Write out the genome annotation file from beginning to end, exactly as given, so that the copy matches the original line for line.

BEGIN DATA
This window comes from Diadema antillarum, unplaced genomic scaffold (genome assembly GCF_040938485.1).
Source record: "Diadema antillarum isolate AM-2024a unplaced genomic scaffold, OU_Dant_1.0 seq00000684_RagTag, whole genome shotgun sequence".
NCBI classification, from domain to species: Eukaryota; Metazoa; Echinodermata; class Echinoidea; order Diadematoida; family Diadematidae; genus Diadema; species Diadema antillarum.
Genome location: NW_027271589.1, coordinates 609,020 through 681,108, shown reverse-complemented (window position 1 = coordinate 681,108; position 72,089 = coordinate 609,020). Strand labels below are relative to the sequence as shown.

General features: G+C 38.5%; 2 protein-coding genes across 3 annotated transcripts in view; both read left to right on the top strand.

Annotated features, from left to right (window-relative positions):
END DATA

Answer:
This window comes from Diadema antillarum, unplaced genomic scaffold (genome assembly GCF_040938485.1).
Source record: "Diadema antillarum isolate AM-2024a unplaced genomic scaffold, OU_Dant_1.0 seq00000684_RagTag, whole genome shotgun sequence".
NCBI classification, from domain to species: Eukaryota; Metazoa; Echinodermata; class Echinoidea; order Diadematoida; family Diadematidae; genus Diadema; species Diadema antillarum.
Genome location: NW_027271589.1, coordinates 609,020 through 681,108, shown reverse-complemented (window position 1 = coordinate 681,108; position 72,089 = coordinate 609,020). Strand labels below are relative to the sequence as shown.

General features: G+C 38.5%; 2 protein-coding genes across 3 annotated transcripts in view; both read left to right on the top strand.

Annotated features, from left to right (window-relative positions):